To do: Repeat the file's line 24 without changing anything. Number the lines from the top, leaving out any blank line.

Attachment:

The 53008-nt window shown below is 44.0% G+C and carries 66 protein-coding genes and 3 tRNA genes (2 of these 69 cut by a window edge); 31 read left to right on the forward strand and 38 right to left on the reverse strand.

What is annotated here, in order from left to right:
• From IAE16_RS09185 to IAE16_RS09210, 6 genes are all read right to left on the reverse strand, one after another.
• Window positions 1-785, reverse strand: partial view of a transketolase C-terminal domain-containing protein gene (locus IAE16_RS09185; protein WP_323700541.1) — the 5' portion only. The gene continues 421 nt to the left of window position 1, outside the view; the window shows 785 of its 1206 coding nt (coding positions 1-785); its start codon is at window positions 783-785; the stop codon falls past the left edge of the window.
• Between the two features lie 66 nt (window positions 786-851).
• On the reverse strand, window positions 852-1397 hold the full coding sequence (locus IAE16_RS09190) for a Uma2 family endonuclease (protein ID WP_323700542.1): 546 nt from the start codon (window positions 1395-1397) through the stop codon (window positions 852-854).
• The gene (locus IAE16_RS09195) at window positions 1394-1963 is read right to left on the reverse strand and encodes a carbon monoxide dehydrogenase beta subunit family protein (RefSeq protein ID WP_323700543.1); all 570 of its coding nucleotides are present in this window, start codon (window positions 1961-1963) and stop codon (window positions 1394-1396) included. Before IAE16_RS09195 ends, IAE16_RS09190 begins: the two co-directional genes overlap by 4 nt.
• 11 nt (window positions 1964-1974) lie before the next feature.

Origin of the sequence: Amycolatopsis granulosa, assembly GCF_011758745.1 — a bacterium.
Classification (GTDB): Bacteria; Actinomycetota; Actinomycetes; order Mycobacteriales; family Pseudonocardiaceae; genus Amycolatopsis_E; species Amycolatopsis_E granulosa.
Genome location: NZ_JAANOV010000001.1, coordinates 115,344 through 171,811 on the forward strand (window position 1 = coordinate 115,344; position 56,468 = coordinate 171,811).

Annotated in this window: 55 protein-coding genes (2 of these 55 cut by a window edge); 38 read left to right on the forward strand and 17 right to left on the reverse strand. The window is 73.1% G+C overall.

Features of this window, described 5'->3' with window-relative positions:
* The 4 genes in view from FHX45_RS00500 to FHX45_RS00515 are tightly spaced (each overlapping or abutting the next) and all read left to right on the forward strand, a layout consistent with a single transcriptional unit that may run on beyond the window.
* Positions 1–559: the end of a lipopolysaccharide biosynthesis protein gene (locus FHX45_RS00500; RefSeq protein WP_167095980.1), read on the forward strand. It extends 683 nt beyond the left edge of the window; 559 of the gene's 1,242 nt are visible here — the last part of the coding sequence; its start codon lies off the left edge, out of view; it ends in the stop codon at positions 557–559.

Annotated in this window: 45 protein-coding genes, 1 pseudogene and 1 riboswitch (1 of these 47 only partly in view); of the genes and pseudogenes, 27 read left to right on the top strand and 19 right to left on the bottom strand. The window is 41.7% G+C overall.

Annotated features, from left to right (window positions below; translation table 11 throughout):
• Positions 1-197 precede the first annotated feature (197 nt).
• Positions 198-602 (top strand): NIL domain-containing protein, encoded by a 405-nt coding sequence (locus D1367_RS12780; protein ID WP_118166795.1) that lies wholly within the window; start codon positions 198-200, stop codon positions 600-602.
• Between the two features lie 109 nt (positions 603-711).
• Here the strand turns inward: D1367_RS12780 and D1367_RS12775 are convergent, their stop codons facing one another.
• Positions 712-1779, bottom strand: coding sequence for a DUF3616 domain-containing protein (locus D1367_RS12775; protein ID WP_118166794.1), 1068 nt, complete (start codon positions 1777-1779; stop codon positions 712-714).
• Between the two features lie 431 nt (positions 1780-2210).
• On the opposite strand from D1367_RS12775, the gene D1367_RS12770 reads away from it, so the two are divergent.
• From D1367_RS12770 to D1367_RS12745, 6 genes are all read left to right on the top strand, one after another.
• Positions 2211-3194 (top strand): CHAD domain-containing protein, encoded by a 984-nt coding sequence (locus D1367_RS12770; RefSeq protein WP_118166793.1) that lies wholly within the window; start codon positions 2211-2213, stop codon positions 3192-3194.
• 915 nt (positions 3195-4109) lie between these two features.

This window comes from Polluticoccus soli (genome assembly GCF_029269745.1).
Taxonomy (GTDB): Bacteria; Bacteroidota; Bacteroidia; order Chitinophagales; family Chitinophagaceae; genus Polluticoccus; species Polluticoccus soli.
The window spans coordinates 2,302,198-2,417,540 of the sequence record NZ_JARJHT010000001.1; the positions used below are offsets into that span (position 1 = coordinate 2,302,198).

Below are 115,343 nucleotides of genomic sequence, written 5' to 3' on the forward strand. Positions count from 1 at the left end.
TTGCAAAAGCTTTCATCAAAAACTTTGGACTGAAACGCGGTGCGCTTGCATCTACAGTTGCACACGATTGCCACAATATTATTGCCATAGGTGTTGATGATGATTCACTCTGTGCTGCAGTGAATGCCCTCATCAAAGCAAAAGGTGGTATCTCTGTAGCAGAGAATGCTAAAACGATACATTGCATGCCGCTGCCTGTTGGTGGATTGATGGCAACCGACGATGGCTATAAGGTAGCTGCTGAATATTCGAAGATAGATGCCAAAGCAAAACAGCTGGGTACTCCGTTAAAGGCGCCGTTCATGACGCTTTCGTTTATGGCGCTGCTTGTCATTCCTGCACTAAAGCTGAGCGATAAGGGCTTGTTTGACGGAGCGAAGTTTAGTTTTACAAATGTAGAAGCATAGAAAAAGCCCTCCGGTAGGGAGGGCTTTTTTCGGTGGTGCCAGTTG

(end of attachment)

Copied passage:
• On the opposite strand from D1367_RS12775, the gene D1367_RS12770 reads away from it, so the two are divergent.